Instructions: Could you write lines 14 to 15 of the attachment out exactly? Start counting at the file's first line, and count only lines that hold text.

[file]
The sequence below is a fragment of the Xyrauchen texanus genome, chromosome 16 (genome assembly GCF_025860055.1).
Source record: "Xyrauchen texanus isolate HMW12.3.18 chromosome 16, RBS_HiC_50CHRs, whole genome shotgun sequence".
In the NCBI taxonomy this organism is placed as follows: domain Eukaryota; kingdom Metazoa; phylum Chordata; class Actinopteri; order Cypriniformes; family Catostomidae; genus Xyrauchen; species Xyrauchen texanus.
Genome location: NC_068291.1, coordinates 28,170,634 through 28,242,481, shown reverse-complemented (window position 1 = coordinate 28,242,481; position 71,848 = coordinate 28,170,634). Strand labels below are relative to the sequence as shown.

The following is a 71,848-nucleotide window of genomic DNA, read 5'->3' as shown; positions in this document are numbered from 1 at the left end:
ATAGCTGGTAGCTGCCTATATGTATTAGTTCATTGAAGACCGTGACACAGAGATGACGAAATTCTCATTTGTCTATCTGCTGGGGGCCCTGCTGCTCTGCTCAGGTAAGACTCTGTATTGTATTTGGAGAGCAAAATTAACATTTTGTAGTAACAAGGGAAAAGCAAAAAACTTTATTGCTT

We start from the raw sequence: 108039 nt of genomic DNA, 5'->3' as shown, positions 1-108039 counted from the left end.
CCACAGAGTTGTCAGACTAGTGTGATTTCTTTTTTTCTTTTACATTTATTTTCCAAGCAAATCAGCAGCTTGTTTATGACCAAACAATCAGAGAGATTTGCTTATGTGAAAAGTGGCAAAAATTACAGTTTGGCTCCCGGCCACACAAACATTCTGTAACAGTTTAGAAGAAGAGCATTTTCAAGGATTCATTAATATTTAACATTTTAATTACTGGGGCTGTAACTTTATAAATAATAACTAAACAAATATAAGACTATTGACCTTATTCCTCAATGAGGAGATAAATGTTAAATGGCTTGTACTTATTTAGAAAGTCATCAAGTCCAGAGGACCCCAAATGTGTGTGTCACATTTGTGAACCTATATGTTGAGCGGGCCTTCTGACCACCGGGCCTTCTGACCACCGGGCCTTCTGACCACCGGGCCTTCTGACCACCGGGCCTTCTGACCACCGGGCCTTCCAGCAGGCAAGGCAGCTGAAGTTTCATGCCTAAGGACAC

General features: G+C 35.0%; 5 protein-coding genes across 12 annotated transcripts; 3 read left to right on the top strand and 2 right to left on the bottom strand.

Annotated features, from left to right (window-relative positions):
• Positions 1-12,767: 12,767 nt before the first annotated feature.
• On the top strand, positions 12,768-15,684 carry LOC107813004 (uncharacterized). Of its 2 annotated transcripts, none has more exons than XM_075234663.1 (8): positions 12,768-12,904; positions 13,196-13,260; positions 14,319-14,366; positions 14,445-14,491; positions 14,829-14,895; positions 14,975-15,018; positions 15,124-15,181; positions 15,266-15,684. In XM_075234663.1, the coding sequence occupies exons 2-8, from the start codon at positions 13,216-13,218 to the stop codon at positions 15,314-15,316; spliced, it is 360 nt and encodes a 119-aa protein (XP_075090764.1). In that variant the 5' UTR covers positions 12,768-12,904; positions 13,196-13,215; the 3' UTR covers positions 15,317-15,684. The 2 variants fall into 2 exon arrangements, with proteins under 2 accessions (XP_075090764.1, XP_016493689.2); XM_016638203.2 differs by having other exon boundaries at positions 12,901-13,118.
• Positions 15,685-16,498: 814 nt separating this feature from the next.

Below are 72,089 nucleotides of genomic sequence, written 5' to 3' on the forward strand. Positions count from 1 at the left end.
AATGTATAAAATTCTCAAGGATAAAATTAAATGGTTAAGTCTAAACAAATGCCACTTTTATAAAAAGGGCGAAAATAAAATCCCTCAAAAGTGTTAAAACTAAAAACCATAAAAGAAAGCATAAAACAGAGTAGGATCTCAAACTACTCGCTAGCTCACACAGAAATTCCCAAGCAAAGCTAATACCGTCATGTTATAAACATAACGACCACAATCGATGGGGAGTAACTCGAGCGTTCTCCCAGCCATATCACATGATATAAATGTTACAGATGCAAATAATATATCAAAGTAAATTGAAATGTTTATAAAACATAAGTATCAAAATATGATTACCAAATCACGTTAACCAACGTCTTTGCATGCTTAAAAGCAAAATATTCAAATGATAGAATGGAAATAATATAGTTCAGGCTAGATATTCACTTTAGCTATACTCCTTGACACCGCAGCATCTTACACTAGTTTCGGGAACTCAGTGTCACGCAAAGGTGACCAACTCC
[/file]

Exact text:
Below are 72,089 nucleotides of genomic sequence, written 5' to 3' on the forward strand. Positions count from 1 at the left end.
AATGTATAAAATTCTCAAGGATAAAATTAAATGGTTAAGTCTAAACAAATGCCACTTTTATAAAAAGGGCGAAAATAAAATCCCTCAAAAGTGTTAAAACTAAAAACCATAAAAGAAAGCATAAAACAGAGTAGGATCTCAAACTACTCGCTAGCTCACACAGAAATTCCCAAGCAAAGCTAATACCGTCATGTTATAAACATAACGACCACAATCGATGGGGAGTAACTCGAGCGTTCTCCCAGCCATATCACATGATATAAATGTTACAGATGCAAATAATATATCAAAGTAAATTGAAATGTTTATAAAACATAAGTATCAAAATATGATTACCAAATCACGTTAACCAACGTCTTTGCATGCTTAAAAGCAAAATATTCAAATGATAGAATGGAAATAATATAGTTCAGGCTAGATATTCACTTTAGCTATACTCCTTGACACCGCAGCATCTTACACTAGTTTCGGGAACTCAGTGTCACGCAAAGGTGACCAACTCC